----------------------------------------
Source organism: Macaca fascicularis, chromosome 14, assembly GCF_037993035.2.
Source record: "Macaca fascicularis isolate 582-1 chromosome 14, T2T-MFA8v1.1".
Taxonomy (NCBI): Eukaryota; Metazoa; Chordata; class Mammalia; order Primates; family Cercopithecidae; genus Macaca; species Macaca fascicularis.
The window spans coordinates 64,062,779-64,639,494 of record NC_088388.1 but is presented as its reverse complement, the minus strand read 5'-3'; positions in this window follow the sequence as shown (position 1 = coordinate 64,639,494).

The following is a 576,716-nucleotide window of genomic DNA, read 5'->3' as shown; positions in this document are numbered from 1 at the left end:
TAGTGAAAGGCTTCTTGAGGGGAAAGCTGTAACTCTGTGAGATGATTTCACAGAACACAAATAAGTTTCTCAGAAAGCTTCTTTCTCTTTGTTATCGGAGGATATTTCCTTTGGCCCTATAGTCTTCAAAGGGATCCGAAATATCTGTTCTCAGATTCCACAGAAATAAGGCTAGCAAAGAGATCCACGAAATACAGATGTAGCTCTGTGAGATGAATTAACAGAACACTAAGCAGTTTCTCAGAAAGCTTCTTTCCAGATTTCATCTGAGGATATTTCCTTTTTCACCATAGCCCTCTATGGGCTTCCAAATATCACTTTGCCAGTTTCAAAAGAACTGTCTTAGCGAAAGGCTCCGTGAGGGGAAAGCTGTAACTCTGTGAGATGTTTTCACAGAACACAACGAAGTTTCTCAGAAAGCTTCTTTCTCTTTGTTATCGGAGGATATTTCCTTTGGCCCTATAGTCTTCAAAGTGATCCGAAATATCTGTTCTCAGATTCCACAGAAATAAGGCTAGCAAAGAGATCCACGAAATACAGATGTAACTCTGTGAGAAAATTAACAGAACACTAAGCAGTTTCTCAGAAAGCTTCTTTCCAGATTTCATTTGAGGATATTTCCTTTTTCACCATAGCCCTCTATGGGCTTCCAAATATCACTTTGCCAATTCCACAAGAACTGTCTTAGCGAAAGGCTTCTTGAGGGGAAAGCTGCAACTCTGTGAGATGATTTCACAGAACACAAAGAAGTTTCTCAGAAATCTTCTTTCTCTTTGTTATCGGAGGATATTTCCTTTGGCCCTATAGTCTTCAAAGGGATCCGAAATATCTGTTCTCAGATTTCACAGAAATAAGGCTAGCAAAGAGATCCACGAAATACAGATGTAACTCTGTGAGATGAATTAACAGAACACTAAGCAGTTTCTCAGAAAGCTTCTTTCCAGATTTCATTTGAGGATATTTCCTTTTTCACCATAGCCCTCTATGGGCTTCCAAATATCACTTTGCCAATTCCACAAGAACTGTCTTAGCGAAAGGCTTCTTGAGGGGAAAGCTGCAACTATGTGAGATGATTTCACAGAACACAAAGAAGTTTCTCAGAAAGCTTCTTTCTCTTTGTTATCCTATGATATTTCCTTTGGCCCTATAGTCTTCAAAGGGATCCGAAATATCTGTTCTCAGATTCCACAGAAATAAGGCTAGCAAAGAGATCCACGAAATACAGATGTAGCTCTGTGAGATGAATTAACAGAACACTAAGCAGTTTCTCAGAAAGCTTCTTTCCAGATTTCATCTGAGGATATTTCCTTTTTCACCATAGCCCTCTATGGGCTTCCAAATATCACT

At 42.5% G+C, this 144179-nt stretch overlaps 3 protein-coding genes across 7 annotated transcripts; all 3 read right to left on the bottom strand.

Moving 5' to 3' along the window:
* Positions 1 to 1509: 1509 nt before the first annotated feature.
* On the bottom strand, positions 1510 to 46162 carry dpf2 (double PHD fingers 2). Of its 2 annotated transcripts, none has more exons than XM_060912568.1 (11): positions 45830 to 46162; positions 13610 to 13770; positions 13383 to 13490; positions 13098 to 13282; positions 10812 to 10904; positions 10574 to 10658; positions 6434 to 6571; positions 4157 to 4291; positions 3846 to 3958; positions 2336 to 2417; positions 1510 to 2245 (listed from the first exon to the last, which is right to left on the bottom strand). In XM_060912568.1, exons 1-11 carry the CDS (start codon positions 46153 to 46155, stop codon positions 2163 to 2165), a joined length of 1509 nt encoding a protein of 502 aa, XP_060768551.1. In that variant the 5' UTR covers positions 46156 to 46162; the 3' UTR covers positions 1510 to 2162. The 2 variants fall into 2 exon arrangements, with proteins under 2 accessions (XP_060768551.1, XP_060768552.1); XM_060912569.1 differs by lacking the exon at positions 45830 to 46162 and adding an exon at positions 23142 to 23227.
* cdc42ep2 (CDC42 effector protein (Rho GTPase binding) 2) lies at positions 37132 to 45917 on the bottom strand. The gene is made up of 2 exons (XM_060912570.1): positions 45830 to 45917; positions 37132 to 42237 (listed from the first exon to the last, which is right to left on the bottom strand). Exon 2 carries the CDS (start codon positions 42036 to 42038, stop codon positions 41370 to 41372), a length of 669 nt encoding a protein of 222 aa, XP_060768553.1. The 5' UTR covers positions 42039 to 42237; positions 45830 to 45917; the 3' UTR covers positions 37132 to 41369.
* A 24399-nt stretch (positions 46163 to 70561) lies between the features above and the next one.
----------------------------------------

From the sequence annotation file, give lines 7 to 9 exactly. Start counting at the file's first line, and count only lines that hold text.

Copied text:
At 42.5% G+C, this 144179-nt stretch overlaps 3 protein-coding genes across 7 annotated transcripts; all 3 read right to left on the bottom strand.

Moving 5' to 3' along the window:
* Positions 1 to 1509: 1509 nt before the first annotated feature.